Chinese Manufacturers Replace Lead With Another Dangerous Metal
<p>An investigation into jewelry made for kids and teens found that some manufacturers are replacing lead, which is now heavily regulated under U.S. law, with cadmium, a heavy metal that is dangerous as well.<br /> </p>
With heightened scrutiny being put on the lead content of kids' items in the U.S., manufacturers have had to find replacement materials. Many are turning to zinc, a safer choice, while some are opting to use cadmium, a heavy metal that can cause developmental damage just like lead.
An investigation by the Associated Press tested 103 pieces of kids' jewelry and found that 14 of them, mainly from Chinese manufacturers, contained cadmium, 12 of which contained at least 10 percent cadmium and one of which was 91 percent cadmium by weight.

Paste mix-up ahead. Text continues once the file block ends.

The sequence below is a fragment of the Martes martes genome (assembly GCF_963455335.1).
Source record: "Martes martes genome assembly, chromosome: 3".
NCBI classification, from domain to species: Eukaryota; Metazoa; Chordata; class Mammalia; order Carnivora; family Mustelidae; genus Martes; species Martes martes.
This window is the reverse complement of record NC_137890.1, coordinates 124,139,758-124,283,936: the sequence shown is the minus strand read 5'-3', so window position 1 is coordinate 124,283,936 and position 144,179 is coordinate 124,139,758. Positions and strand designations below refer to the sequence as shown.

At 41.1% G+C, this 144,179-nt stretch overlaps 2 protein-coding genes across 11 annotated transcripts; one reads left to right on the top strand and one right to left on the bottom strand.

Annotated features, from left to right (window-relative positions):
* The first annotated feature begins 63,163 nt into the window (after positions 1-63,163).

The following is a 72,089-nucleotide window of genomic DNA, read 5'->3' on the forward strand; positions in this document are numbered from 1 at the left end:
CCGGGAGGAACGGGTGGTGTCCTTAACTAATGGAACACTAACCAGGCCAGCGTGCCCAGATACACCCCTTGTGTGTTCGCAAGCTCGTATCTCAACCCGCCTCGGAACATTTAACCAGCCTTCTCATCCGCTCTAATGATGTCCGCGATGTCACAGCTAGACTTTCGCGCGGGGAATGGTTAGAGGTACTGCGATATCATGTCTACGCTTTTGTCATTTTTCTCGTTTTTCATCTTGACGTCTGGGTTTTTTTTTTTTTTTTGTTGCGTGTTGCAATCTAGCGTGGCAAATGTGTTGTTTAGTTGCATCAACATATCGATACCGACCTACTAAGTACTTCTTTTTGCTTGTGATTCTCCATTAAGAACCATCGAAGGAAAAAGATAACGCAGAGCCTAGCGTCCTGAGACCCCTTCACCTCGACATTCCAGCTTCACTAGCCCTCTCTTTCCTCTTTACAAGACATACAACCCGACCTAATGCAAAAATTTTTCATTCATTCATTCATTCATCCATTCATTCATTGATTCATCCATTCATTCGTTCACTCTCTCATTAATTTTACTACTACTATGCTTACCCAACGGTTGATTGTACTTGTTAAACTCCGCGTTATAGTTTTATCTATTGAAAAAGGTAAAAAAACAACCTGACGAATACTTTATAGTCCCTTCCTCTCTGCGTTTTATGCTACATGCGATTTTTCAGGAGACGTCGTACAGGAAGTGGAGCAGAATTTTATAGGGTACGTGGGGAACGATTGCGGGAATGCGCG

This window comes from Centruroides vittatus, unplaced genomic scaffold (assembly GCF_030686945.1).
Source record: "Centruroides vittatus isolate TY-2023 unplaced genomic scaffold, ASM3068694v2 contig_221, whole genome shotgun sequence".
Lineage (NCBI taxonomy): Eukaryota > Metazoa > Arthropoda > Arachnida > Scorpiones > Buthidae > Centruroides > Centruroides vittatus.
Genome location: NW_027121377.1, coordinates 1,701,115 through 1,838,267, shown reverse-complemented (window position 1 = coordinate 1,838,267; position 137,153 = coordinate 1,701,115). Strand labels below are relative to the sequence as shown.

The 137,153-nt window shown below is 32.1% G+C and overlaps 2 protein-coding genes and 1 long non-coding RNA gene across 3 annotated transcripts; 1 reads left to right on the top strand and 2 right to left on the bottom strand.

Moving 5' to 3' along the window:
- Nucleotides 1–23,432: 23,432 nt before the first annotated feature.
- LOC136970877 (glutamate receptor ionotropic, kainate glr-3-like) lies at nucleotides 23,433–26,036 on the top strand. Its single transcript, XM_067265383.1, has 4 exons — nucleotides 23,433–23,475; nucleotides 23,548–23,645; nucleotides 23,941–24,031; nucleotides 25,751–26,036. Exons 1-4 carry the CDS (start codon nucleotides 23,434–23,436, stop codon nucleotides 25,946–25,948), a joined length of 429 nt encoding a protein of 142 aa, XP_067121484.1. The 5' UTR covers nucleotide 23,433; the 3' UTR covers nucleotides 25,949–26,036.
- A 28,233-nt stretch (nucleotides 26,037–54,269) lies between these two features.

Although cadmium is the seventh item on the Center for Disease Control's list of most hazardous substances, there are no U.S. restrictions on cadmium content of jewelry similar to the lead and phthalates restrictions imposed by the Consumer Product Safety Improvement Act.
The Associated Press investigation took 103 items bought late last year at national and regional chain stores in New York, Ohio, Texas and California, and had them tested by chemistry professor Jeff Weidenhamer of Ashland University.
The tests found:
- Two charms from a Claire's "Best Friends" bracelet that were made up to 89 and 91 percent cadmium
- Four charms from two "Rudolph the Red-Nosed Reindeer" bracelets from a Dollar N More that contained 82-91 percent cadmium
- Three flip flop bracelet charms from Walmart that contained 84-86 percent cadmium
- Pendants from "The Princess and The Frog" necklaces from Walmart that contained 25-35 percent cadmium
The Associated Press spoke with the Consumer Product Safety Commission, which said that although it has received dozen of reports related to cadmium in recent years, it has not taken any actions related to them due to the sheer number of overall reports it receives on various chemicals each year. The commission is now starting to actively review research and literature on cadmium.